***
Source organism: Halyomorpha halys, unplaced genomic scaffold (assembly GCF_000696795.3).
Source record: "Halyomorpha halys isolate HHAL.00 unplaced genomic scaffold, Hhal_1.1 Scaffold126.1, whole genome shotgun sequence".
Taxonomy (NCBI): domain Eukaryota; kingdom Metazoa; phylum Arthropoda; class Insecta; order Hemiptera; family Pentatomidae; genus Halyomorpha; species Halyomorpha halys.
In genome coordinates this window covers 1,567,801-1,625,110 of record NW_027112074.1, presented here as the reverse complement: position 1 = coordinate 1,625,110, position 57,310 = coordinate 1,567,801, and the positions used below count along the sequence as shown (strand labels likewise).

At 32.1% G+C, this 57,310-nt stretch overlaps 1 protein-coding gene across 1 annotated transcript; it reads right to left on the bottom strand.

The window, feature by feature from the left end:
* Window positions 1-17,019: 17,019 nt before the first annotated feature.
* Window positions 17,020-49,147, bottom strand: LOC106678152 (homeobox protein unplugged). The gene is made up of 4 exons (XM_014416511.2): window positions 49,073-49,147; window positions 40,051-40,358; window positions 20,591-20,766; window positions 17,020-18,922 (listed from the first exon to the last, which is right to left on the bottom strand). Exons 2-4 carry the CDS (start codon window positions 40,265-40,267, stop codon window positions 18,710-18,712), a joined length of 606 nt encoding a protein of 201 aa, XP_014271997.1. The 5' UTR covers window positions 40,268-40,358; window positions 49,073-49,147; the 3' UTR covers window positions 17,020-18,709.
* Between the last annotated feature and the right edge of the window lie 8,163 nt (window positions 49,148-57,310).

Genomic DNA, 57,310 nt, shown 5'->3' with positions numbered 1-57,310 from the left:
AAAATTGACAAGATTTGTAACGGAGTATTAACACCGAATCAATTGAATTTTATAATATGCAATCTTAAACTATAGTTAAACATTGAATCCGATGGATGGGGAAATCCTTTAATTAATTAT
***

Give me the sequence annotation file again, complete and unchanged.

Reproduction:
Source organism: Halyomorpha halys, unplaced genomic scaffold (assembly GCF_000696795.3).
Source record: "Halyomorpha halys isolate HHAL.00 unplaced genomic scaffold, Hhal_1.1 Scaffold126.1, whole genome shotgun sequence".
Taxonomy (NCBI): domain Eukaryota; kingdom Metazoa; phylum Arthropoda; class Insecta; order Hemiptera; family Pentatomidae; genus Halyomorpha; species Halyomorpha halys.
In genome coordinates this window covers 1,567,801-1,625,110 of record NW_027112074.1, presented here as the reverse complement: position 1 = coordinate 1,625,110, position 57,310 = coordinate 1,567,801, and the positions used below count along the sequence as shown (strand labels likewise).

At 32.1% G+C, this 57,310-nt stretch overlaps 1 protein-coding gene across 1 annotated transcript; it reads right to left on the bottom strand.

The window, feature by feature from the left end:
* Window positions 1-17,019: 17,019 nt before the first annotated feature.
* Window positions 17,020-49,147, bottom strand: LOC106678152 (homeobox protein unplugged). The gene is made up of 4 exons (XM_014416511.2): window positions 49,073-49,147; window positions 40,051-40,358; window positions 20,591-20,766; window positions 17,020-18,922 (listed from the first exon to the last, which is right to left on the bottom strand). Exons 2-4 carry the CDS (start codon window positions 40,265-40,267, stop codon window positions 18,710-18,712), a joined length of 606 nt encoding a protein of 201 aa, XP_014271997.1. The 5' UTR covers window positions 40,268-40,358; window positions 49,073-49,147; the 3' UTR covers window positions 17,020-18,709.
* Between the last annotated feature and the right edge of the window lie 8,163 nt (window positions 49,148-57,310).

Genomic DNA, 57,310 nt, shown 5'->3' with positions numbered 1-57,310 from the left:
AAAATTGACAAGATTTGTAACGGAGTATTAACACCGAATCAATTGAATTTTATAATATGCAATCTTAAACTATAGTTAAACATTGAATCCGATGGATGGGGAAATCCTTTAATTAATTAT